Tackling Soaring Bankruptcy Filings
Cocheo, Steve, ABA Banking Journal
Congress never passed them. You won't read about them in any law book. And you won't see them explicitly in the figures released each year by the Administrative Office of the U.S. Courts.
But they exist-the new bankruptcy sections called "chapter 26" and "chapter 20. "
The new "chapters" are actually two new gambits in bankruptcy lawyers' playbook, according to L.V. "Gus" Patterson, a Michigan banker who has carved out a specialty in fighting bankruptcy filings and teaching other lenders how to do the same.
A "chapter 26" is actually the filing of two chapter 13 cases, according to Patterson.
Typically in this game plan, a consumer debtor is in trouble and files a chapter 13 as holding action to stop a lender from foreclosing on his house or seizing some other valued collateral. The emergency avoided, the debtor lets the first filing lapse, according to Patterson. (Alternatively, a hardnosed trustee objects to the quickie plan as unreasonable and the debtor responds by dropping the case.) Soon afterward-with time to get his act together-the same debtor files another chapter 13 in earnest to obtain relief from creditors. Two 13s make 26.
The chapter 20 case arises in a similar manner, says Patterson, assistant vice-president in the installment loan department of Second National Bank, Saginaw, Mich. The cause in this case, he maintains, is debtor attorneys' hunger for fees.
In Patterson's area, chapter 7 filings generally cost around $500. Typically, chapter 7s are bread and butter work for a debtor attorney; the consumer's debts and assets are listed to demonstrate that he is insolvent, and unless a creditor objects, the judicial crank turns and, presto, the debtor emerges with a clean slate. This excepts certain debts, such as federal student loans and alimony, that are not dischargeable in such straight liquidation bankruptcies.)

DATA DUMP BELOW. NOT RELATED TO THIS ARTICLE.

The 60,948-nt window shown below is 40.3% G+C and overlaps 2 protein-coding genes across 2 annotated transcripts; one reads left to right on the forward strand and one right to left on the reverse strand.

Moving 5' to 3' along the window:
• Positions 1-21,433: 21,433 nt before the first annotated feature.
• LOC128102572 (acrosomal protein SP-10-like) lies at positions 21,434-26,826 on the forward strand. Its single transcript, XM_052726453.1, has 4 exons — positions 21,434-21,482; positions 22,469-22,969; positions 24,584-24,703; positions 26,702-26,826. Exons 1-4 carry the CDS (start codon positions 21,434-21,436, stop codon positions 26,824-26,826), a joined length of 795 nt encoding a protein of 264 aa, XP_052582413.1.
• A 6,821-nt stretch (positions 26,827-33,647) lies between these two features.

For many debtor lawyers, chapter 13 plans involve too much sweat. A three-to-five year plan for full or partial payment must be drawn up and then approved by the court. If the debtor falls behind or fails to make payments at …
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Publication information: Article title: Tackling Soaring Bankruptcy Filings. Contributors: Cocheo, Steve - Author. Journal title: ABA Banking Journal. Volume: 83. Issue: 3 Publication date: March 1991. Page number: 43+. © 2009 Simmons-Boardman Publishing Corporation. COPYRIGHT 1991 Gale Group.
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